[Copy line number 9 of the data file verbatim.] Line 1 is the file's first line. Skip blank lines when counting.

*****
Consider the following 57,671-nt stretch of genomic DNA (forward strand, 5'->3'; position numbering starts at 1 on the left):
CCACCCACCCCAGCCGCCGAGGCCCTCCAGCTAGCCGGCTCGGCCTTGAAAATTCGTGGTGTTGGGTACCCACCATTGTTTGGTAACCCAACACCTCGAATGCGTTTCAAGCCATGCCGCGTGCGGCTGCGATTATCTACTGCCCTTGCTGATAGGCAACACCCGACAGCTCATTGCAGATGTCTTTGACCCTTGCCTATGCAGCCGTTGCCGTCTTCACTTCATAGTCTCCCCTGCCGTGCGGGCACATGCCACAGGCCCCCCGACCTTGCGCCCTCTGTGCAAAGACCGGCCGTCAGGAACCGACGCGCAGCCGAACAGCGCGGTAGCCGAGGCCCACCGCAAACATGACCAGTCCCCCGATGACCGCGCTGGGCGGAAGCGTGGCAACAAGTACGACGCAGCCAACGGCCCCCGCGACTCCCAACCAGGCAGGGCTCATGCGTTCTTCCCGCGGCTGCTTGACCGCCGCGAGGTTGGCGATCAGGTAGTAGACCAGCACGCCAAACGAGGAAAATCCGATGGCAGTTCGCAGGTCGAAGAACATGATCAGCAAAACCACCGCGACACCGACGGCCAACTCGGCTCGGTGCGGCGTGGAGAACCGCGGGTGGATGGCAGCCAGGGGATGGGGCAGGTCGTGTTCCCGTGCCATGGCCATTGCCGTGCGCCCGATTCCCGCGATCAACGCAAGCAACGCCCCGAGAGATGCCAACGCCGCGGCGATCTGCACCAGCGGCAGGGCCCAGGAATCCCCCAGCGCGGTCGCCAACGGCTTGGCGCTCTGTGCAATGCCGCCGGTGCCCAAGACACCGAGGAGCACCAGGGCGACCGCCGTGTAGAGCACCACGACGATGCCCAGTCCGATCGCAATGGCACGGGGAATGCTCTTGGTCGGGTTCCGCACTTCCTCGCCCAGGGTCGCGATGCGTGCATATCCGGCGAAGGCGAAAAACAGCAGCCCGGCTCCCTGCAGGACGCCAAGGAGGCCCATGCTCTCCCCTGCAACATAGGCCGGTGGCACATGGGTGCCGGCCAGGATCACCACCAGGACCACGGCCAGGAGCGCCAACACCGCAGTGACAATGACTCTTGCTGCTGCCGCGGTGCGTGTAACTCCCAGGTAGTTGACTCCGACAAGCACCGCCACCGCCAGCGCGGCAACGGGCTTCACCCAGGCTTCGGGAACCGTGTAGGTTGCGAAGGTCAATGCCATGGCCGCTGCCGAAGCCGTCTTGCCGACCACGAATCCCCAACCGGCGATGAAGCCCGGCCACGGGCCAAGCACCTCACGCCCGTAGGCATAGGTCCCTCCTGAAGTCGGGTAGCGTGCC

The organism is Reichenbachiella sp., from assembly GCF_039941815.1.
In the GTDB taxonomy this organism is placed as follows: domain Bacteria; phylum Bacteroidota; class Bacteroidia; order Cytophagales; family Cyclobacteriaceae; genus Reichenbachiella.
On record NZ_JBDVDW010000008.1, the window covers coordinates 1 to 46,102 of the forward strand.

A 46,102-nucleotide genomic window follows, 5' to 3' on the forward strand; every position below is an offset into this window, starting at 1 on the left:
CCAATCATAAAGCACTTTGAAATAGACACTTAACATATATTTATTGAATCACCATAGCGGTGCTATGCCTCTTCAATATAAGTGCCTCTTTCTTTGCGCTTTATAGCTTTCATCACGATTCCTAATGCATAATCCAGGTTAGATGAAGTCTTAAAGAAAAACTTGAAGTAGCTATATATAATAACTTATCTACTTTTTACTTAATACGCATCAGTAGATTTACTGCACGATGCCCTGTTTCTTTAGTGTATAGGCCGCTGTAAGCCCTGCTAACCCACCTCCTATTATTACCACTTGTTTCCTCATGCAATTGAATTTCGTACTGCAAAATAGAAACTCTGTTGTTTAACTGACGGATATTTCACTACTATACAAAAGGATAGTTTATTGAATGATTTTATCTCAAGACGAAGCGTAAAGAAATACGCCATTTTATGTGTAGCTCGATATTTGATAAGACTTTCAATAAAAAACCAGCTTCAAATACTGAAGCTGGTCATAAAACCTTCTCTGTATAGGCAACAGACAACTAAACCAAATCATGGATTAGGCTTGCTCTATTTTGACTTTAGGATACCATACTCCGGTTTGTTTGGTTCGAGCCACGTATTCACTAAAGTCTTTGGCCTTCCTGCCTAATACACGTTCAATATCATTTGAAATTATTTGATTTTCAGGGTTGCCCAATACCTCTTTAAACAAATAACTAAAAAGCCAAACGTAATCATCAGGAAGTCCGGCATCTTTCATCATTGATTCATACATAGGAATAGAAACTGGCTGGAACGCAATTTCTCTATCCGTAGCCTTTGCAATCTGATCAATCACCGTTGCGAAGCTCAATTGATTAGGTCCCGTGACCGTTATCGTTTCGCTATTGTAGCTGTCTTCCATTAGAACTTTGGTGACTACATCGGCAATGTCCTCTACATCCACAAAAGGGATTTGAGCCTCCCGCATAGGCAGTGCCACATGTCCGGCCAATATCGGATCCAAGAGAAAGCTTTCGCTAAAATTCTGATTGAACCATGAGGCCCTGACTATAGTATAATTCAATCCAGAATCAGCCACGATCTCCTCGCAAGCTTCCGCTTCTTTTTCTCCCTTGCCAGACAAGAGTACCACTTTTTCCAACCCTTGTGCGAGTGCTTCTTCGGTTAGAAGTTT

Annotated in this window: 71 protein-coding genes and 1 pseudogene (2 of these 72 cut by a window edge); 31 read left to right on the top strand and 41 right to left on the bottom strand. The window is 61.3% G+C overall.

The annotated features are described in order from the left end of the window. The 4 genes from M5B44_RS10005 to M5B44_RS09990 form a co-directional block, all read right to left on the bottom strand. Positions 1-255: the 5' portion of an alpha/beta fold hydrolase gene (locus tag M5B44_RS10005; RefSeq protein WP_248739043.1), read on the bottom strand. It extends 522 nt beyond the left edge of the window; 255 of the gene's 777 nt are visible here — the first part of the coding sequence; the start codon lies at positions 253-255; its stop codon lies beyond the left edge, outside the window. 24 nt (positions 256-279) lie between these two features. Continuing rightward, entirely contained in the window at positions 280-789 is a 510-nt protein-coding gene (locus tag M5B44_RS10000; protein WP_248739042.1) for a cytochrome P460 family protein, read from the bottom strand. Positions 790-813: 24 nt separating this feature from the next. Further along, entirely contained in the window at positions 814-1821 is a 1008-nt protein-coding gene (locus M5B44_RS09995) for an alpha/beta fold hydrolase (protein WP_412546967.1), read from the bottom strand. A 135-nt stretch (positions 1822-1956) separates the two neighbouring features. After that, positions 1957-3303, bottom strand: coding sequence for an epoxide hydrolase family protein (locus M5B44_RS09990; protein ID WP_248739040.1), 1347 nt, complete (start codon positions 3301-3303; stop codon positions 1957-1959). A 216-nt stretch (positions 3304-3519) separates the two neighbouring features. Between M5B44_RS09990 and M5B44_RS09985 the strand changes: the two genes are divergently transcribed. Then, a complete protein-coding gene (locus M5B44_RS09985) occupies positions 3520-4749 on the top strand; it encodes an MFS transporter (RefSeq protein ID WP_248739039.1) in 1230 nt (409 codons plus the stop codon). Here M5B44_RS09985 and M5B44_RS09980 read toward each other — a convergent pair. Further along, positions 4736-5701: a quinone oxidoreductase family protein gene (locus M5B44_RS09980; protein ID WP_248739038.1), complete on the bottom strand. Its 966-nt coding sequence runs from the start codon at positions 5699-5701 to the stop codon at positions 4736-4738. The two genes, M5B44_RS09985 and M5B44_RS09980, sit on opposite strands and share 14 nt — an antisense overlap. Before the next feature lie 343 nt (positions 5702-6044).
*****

The annotated features are described in order from the left end of the window. The 4 genes from M5B44_RS10005 to M5B44_RS09990 form a co-directional block, all read right to left on the bottom strand. Positions 1-255: the 5' portion of an alpha/beta fold hydrolase gene (locus tag M5B44_RS10005; RefSeq protein WP_248739043.1), read on the bottom strand. It extends 522 nt beyond the left edge of the window; 255 of the gene's 777 nt are visible here — the first part of the coding sequence; the start codon lies at positions 253-255; its stop codon lies beyond the left edge, outside the window. 24 nt (positions 256-279) lie between these two features. Continuing rightward, entirely contained in the window at positions 280-789 is a 510-nt protein-coding gene (locus tag M5B44_RS10000; protein WP_248739042.1) for a cytochrome P460 family protein, read from the bottom strand. Positions 790-813: 24 nt separating this feature from the next. Further along, entirely contained in the window at positions 814-1821 is a 1008-nt protein-coding gene (locus M5B44_RS09995) for an alpha/beta fold hydrolase (protein WP_412546967.1), read from the bottom strand. A 135-nt stretch (positions 1822-1956) separates the two neighbouring features. After that, positions 1957-3303, bottom strand: coding sequence for an epoxide hydrolase family protein (locus M5B44_RS09990; protein ID WP_248739040.1), 1347 nt, complete (start codon positions 3301-3303; stop codon positions 1957-1959). A 216-nt stretch (positions 3304-3519) separates the two neighbouring features. Between M5B44_RS09990 and M5B44_RS09985 the strand changes: the two genes are divergently transcribed. Then, a complete protein-coding gene (locus M5B44_RS09985) occupies positions 3520-4749 on the top strand; it encodes an MFS transporter (RefSeq protein ID WP_248739039.1) in 1230 nt (409 codons plus the stop codon). Here M5B44_RS09985 and M5B44_RS09980 read toward each other — a convergent pair. Further along, positions 4736-5701: a quinone oxidoreductase family protein gene (locus M5B44_RS09980; protein ID WP_248739038.1), complete on the bottom strand. Its 966-nt coding sequence runs from the start codon at positions 5699-5701 to the stop codon at positions 4736-4738. The two genes, M5B44_RS09985 and M5B44_RS09980, sit on opposite strands and share 14 nt — an antisense overlap. Before the next feature lie 343 nt (positions 5702-6044).